Tomato Christmas and Rural Health
By Richard P. Holm MD
Our eldest son, who now lives in Brooklyn, New York, recently came home to South Dakota on “he loves how he can see the stars and the Milky Way in the night sky, the morning tangerine sun rising in the east, and the space and lack of congestion in shelter-belted houses surrounded by fields of abundant crops, separating the miles between small towns. Home-grown tomatoes here have even prompted him to deem August in South Dakota as “Tomato Christmas.”
“It is so different than life in the city,” he says. The tall buildings, with city lights on all night long wash out the stars; usually the sun is up for hours before it is seen; sidewalks are full of people rushing to and fro at almost every hour; towns have filled and merged such that there are no open spaces between them; and aside from parks, there are too few growing places in the city. He told me, “The beauty and wonder of rural life becomes more apparent only when you have been away from it for a while.”
But rural more remote living can result in increased health risks because, when there is an emergency, extensive travel can be required, even to the closest hospital. Then, that small-town hospital with its limited resources may lack the necessary tools and experience to help you. Even with helicopters flying to the rescue, rural living may still result in delay in care when minutes can matter. And when a medical problem is not so urgent, rural people often still have to travel long distances to obtain outpatient medical, subspecialty, dental, and pharmaceutical care.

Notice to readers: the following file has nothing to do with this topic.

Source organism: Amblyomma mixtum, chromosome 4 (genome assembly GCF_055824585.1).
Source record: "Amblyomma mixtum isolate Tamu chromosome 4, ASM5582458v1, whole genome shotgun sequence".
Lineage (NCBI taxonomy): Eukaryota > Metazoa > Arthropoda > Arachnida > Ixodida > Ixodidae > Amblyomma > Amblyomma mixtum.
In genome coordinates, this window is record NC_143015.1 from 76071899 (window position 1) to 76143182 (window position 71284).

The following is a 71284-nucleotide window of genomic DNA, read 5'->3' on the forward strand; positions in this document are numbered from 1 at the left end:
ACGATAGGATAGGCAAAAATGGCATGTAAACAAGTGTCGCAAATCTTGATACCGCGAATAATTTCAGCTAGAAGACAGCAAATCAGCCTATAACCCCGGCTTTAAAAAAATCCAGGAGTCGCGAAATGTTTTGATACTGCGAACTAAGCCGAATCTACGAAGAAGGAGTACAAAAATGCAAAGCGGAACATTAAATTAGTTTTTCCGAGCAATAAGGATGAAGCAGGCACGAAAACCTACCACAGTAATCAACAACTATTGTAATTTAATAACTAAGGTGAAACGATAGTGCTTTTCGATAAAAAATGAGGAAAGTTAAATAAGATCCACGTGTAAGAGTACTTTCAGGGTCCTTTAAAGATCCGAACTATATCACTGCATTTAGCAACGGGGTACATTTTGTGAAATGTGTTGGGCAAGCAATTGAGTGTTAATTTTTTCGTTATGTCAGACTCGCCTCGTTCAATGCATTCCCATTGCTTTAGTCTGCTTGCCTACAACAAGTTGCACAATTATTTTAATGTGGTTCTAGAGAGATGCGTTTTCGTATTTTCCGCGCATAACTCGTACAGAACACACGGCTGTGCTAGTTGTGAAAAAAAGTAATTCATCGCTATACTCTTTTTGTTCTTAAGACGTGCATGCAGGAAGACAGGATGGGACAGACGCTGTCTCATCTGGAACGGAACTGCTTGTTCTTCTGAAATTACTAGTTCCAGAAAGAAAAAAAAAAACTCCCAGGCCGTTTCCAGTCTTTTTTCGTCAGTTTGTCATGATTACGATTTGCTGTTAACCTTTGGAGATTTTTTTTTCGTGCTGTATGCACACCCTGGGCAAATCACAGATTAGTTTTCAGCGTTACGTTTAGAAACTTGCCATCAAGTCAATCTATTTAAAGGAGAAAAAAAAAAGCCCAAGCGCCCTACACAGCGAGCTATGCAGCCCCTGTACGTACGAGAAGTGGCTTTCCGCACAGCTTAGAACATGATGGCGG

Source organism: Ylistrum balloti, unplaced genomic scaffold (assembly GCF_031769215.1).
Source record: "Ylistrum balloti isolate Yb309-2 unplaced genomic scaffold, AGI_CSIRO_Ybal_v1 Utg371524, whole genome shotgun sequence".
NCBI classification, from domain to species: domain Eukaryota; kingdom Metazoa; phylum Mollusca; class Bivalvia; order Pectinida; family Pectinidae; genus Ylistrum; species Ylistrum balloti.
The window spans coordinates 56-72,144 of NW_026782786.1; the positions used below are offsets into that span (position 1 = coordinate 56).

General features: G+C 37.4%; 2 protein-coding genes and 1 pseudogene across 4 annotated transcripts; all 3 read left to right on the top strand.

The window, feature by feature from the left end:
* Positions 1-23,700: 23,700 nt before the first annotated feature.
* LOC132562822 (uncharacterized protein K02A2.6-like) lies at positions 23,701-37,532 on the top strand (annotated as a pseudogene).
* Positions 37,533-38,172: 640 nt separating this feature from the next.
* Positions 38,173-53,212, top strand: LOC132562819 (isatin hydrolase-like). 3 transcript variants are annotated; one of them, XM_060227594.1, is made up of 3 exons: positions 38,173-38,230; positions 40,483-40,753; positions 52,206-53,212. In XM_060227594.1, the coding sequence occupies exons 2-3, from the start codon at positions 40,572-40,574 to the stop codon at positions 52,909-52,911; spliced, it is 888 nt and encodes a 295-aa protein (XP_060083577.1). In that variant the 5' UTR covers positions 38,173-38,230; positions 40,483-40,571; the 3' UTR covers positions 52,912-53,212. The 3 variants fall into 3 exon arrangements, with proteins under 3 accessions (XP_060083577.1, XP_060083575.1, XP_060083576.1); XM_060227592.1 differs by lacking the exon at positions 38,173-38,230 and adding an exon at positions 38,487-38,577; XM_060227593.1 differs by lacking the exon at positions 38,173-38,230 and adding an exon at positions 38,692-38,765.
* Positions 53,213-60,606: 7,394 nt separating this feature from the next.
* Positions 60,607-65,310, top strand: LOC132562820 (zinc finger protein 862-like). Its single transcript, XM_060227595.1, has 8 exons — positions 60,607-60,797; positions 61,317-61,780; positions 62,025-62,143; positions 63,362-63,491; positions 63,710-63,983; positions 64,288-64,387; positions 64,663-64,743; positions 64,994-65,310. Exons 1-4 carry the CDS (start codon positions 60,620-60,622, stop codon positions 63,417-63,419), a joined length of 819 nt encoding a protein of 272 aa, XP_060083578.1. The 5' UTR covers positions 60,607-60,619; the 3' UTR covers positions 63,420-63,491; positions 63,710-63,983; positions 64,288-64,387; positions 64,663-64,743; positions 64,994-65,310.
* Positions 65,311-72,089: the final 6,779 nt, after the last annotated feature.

The result, as outlined by the National Institutes of Health, is that too often rural residents delay care, problems become more serious, and higher rates of chronic disease occur. In addition, with farmers’ potential exposure to chemicals, excessive dust, and dangerous, motorized farming equipment, farming is rated the fourth most dangerous profession, behind industrial fishing, logging, and piloting.
But technology has helped the rural health condition. With (e) electronic connectivity, like the e-Intensive Care Unit and e-Emergency Room, communicating health information between small rural hospitals and more urban specialty centers, has helped reduce the risks. Additionally, your Prairie Doc television program endeavors to reduce rural risk by bringing science-based health information to the people of this rural region.
Although living in a rural area carries some health disadvantages, the risks have been reduced. This makes living here even more worth it, especially during Tomato Christmas.
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